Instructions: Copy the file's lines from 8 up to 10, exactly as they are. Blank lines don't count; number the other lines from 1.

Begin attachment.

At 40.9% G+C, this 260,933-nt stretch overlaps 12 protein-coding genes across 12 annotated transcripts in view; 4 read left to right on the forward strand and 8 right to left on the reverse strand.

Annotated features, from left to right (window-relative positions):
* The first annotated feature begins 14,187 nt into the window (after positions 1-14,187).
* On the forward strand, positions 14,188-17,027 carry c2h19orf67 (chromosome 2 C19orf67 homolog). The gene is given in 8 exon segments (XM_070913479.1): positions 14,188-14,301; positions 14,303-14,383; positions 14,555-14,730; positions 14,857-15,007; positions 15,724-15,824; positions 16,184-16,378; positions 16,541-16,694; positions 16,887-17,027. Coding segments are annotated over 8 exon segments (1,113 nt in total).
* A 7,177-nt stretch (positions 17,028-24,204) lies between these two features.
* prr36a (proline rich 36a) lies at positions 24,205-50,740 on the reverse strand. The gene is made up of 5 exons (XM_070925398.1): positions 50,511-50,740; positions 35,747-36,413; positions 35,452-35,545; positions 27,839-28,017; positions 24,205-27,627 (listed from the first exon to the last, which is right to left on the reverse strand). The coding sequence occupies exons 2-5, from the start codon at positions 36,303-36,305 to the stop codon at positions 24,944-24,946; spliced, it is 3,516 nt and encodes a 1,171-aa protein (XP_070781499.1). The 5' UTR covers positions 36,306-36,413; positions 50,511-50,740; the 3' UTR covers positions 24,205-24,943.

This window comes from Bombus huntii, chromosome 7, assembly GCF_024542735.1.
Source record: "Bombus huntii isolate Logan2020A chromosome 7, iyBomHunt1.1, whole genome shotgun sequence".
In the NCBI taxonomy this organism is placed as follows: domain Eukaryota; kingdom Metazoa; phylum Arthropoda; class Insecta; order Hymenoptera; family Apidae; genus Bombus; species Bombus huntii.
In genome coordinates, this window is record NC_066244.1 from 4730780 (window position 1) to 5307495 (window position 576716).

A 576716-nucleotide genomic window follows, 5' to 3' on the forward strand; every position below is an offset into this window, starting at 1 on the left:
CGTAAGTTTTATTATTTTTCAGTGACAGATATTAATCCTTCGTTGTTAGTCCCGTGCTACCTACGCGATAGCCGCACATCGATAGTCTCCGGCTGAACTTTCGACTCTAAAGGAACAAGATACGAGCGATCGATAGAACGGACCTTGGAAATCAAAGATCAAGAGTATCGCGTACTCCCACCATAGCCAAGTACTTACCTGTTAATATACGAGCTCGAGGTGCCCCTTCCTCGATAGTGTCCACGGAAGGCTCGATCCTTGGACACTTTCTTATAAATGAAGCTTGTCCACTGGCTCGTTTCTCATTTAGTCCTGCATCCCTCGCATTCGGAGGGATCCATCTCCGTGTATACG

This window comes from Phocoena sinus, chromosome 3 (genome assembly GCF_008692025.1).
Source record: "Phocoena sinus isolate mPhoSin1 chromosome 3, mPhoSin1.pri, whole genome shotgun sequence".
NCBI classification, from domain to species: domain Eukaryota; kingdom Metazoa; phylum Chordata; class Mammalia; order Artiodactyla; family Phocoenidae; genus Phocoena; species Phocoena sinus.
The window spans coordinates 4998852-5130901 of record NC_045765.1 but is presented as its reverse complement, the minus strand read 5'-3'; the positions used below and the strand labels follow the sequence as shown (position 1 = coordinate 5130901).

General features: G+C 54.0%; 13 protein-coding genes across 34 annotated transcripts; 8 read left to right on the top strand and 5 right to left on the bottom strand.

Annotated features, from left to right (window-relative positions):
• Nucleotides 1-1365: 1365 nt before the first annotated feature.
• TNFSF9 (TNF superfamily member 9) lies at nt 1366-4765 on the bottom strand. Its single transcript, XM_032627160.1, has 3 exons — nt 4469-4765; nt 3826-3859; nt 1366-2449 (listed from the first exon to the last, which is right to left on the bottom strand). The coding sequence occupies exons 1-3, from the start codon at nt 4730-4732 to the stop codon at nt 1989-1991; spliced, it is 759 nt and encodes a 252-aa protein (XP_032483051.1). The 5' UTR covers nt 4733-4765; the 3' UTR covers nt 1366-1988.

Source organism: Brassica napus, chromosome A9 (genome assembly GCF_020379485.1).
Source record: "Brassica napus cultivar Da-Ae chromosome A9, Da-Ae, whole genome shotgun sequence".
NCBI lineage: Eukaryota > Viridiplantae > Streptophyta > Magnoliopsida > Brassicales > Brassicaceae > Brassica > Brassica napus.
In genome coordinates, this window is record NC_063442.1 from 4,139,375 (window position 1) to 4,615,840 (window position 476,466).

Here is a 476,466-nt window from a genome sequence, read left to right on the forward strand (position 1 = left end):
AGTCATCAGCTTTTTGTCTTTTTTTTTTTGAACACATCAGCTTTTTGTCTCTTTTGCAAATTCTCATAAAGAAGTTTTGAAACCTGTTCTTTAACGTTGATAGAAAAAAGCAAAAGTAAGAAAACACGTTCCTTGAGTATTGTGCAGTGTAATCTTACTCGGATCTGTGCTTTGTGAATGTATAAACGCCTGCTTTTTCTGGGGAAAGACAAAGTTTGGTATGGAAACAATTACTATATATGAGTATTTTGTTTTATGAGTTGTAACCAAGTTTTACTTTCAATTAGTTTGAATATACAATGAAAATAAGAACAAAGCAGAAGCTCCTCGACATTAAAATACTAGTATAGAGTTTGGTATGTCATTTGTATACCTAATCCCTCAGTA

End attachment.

Source record: "Bombus huntii isolate Logan2020A chromosome 7, iyBomHunt1.1, whole genome shotgun sequence".
In the NCBI taxonomy this organism is placed as follows: domain Eukaryota; kingdom Metazoa; phylum Arthropoda; class Insecta; order Hymenoptera; family Apidae; genus Bombus; species Bombus huntii.
In genome coordinates, this window is record NC_066244.1 from 4730780 (window position 1) to 5307495 (window position 576716).